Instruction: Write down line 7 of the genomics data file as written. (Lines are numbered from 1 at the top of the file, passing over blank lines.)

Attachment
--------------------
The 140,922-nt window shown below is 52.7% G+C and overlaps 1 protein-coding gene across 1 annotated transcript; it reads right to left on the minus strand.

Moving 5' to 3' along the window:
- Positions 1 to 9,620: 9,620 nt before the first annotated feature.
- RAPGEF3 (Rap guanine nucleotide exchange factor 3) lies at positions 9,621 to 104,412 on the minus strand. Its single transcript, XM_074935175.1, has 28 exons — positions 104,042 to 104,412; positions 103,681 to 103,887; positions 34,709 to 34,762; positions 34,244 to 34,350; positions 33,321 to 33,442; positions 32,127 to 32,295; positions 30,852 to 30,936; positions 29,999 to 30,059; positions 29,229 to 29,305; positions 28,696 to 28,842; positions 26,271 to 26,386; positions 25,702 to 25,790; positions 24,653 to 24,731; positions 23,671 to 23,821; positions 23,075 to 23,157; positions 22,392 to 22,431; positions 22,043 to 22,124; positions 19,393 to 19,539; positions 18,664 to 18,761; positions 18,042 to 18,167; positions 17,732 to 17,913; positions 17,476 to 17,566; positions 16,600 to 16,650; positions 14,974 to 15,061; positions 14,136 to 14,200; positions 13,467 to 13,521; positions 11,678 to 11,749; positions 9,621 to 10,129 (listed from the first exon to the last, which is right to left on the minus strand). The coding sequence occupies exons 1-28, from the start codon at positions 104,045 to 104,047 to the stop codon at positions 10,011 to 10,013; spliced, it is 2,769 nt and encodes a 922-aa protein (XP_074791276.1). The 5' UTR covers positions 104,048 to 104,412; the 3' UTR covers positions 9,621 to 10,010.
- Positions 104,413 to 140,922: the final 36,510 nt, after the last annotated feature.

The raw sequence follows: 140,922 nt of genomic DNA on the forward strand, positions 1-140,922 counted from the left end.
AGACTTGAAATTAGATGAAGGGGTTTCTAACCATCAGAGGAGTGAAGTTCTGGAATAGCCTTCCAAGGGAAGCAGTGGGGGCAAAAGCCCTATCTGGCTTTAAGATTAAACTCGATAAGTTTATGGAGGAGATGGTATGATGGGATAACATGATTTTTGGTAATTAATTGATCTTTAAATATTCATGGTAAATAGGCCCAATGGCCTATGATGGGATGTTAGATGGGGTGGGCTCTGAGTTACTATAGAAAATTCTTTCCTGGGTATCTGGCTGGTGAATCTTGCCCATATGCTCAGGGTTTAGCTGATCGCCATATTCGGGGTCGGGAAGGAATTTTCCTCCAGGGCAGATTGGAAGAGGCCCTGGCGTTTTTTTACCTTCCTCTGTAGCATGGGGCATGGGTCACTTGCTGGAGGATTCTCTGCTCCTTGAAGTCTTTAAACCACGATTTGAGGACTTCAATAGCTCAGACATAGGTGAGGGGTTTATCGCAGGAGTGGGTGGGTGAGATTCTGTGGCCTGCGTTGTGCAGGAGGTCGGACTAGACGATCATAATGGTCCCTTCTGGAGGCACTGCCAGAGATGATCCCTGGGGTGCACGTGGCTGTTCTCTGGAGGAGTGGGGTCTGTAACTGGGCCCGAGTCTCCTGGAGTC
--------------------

AGACTTGAAATTAGATGAAGGGGTTTCTAACCATCAGAGGAGTGAAGTTCTGGAATAGCCTTCCAAGGGAAGCAGTGGGGGCAAAAGCCCTATCTGGCTTTAAGATTAAACTCGATAAGTTTATGGAGGAGATGGTATGATGGGATAACATGATTTTTGGTAATTAATTGATCTTTAAATATTCATGGTAAATAGGCCCAATGGCCTATGATGGGATGTTAGATGGGGTGGGCTCTGAGTTACTATAGAAAATTCTTTCCTGGGTATCTGGCTGGTGAATCTTGCCCATATGCTCAGGGTTTAGCTGATCGCCATATTCGGGGTCGGGAAGGAATTTTCCTCCAGGGCAGATTGGAAGAGGCCCTGGCGTTTTTTTACCTTCCTCTGTAGCATGGGGCATGGGTCACTTGCTGGAGGATTCTCTGCTCCTTGAAGTCTTTAAACCACGATTTGAGGACTTCAATAGCTCAGACATAGGTGAGGGGTTTATCGCAGGAGTGGGTGGGTGAGATTCTGTGGCCTGCGTTGTGCAGGAGGTCGGACTAGACGATCATAATGGTCCCTTCTGGAGGCACTGCCAGAGATGATCCCTGGGGTGCACGTGGCTGTTCTCTGGAGGAGTGGGGTCTGTAACTGGGCCCGAGTCTCCTGGAGTC